Not only is the tyre supple, grippy and fast enough to run on your best summer bike, the S-Works Turbo is so well made that it will happily stand up to the worst winter might throw at it. In fact, one of Cyclingnews’ team members has run these tyres for three winters – through sub-zero temperatures and snow – and continues to use them today. Puncture protection comes courtesy of Specialized’s Blackbelt technology, and the Gripton compound has an extremely low rolling resistance.
It might not claim the same levels of puncture resistance as a dedicated winter tyre, but the infrequency of punctures far exceeds what one would expect from even the hardiest of winter tyre.
For those who believe that it’s not winter unless there is snow on the ground, the Schwalbe Marathon Plus tyres are for you. They feature deep tread, rough and tumble sidewalls, and extreme puncture protection with a hefty 595g weight.
The Marathon Plus come in a wide range of widths and sizes and see Schwalbe’s top level of puncture protection which sees 5mm of rubber under the tread made from recycled latex – don’t expect to win any sprints with the added puncture protection as they aren’t very fast rolling.
A toned-down version of Schwalbe’s G-One gravel tyre, the Speed version has the same basic tread pattern (well, more of a texture) and is made from the brand’s TripleStar Compound. Starting at 30mm wide, it’s on the larger end of what traditionally would pass as a road tyre; they are fast-rolling and comfortable.
The G-One Speed is built around Schwalbe’s Microskin carcass, which is a fabric layer in the casing that helps the tyre hold air without the need for an inner tube. Under the tread is a V-Guard fabric puncture protection layer, and the brand’s Snakeskin sidewall protection — Schwalbe calls this double defence.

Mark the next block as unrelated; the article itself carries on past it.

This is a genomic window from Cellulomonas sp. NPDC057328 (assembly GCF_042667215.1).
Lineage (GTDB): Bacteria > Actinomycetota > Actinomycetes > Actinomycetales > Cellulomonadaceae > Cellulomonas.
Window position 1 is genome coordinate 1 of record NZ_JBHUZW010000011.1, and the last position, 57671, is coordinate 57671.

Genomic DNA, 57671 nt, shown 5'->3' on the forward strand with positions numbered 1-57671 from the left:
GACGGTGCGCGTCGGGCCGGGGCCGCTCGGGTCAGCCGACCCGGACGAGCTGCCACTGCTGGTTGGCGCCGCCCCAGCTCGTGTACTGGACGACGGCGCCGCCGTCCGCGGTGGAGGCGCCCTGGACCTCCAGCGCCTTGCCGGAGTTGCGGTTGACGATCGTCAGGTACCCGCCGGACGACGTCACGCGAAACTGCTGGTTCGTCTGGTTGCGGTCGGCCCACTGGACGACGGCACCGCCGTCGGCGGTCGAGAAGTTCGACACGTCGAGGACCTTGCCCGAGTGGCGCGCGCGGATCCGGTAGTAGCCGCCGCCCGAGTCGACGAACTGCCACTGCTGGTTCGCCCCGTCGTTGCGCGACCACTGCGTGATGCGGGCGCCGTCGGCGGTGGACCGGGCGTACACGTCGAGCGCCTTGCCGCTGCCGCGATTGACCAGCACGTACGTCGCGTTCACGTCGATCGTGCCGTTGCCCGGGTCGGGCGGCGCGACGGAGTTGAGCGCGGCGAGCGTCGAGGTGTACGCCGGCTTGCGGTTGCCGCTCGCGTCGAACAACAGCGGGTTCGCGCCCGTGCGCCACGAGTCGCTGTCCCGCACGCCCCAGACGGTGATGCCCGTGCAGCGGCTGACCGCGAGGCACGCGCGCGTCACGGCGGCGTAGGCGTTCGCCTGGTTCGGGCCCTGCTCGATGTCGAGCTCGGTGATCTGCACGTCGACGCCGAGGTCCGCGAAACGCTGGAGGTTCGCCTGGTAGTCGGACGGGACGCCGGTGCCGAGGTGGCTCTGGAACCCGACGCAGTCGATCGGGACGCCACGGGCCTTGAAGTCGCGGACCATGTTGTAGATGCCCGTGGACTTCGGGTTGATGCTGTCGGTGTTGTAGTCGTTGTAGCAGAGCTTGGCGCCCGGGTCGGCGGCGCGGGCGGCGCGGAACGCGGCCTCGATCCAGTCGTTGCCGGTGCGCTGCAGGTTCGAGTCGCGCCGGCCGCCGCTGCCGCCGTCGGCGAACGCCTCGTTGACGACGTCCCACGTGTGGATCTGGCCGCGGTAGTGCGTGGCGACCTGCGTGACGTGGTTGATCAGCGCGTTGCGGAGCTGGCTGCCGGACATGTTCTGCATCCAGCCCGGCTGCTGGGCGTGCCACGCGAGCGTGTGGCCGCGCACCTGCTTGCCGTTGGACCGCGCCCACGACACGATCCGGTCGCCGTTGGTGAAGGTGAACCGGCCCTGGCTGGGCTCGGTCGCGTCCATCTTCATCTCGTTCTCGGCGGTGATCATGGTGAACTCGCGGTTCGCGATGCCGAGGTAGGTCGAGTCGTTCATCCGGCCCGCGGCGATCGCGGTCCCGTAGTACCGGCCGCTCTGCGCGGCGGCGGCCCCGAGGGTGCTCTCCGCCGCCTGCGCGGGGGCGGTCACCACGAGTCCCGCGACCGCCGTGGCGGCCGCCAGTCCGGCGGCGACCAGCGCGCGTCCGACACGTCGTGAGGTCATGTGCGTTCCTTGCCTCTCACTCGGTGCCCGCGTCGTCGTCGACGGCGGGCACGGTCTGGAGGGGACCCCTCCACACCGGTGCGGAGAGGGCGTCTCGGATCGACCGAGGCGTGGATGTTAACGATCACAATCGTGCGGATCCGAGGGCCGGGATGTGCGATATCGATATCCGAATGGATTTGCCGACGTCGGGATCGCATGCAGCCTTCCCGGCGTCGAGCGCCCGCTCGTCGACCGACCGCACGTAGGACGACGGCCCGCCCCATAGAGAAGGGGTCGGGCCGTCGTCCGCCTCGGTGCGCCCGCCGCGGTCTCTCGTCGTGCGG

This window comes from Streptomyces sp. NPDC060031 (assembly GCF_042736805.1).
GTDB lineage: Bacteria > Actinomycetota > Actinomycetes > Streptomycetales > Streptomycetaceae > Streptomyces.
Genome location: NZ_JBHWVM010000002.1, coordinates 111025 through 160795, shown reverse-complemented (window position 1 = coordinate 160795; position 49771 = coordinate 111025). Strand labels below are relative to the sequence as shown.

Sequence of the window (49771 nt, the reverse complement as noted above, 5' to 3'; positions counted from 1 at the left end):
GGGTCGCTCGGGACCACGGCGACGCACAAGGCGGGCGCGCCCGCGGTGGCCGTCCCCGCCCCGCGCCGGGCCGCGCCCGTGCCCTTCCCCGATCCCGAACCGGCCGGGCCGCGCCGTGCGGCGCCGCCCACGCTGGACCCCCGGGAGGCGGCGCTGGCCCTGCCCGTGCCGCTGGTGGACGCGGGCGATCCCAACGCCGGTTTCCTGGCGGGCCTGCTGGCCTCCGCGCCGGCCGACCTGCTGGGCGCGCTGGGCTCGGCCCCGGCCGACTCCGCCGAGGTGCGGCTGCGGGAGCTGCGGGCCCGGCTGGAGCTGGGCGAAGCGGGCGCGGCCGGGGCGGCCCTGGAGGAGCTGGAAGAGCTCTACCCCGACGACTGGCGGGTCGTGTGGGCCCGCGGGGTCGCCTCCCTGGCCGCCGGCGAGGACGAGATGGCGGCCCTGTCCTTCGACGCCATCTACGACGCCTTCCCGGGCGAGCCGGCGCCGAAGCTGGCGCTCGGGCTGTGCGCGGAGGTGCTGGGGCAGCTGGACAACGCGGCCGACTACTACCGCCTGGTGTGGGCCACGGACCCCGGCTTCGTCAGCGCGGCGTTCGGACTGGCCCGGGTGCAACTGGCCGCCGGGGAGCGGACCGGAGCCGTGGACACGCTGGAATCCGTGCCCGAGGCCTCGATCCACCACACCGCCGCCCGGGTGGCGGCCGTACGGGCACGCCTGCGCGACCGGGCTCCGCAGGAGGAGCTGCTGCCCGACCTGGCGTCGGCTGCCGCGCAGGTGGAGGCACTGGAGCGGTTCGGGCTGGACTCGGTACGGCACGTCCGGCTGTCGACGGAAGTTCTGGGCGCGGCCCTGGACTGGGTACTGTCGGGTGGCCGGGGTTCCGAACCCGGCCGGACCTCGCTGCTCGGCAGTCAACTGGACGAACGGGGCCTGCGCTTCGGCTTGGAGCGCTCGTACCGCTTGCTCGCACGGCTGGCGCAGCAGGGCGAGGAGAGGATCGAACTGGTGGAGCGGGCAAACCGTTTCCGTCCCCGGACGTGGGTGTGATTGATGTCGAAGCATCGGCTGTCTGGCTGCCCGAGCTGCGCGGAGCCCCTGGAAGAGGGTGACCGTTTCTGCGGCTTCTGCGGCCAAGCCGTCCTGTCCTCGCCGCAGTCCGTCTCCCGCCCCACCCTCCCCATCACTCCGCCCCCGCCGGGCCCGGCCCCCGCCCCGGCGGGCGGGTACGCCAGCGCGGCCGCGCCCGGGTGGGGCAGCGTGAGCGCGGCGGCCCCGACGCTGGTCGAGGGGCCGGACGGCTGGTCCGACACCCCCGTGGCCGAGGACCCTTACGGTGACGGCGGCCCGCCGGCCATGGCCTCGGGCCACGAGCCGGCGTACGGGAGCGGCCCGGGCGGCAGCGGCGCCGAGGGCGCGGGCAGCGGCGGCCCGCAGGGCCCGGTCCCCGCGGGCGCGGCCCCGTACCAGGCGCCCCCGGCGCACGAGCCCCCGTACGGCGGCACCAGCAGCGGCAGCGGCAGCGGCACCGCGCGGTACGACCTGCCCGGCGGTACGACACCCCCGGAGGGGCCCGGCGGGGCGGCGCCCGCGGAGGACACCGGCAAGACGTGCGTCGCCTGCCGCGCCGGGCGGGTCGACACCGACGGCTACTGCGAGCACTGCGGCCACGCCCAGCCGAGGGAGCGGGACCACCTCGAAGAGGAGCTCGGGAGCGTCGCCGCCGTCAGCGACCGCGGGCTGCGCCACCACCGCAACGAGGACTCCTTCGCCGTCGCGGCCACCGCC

If the G-One Speed piques your fancy, you’ll need a bike that can handle wide tyres. At 330g per tyre, however, they’re not likely to please the weight weenies among us.
Vittoria’s Rubino Pro tyre is ideal for long, slow winter base mile rides, with plenty of puncture protection thanks to the bead-to-bead tread wrap and the PRB nylon anti-puncture layer inside the casing.
The Rubino Pro also takes advantage of Vittoria’s 3C Graphine Structure, which sees the single-molecule thick carbon material slotting in between the rubber molecules for additional puncture protection and extended life — plus they are tubeless-ready.
With a 150tpi casing, they are surprisingly supple and competitively light too at 250g (25c).
Built around Bontrager’s Hard-Case Lite carcass, the R3 Hard-Case Lite TLR has recently been revamped from a slick to a lightly treaded tyre. Bontrager says the proprietary TR-speed compound is faster rolling and longer-lasting than its predecessor, while also offering superior puncture protection.
The centre strip is still smooth with Bontrager adding light tread to the shoulders which becomes more aggressive as the tyre gets wider — claiming this increases cornering traction.
Bontrager has also added a new Nylon 105 breaker belt and says its own lab testing showed the tread lasting 75 per cent longer than its predecessor.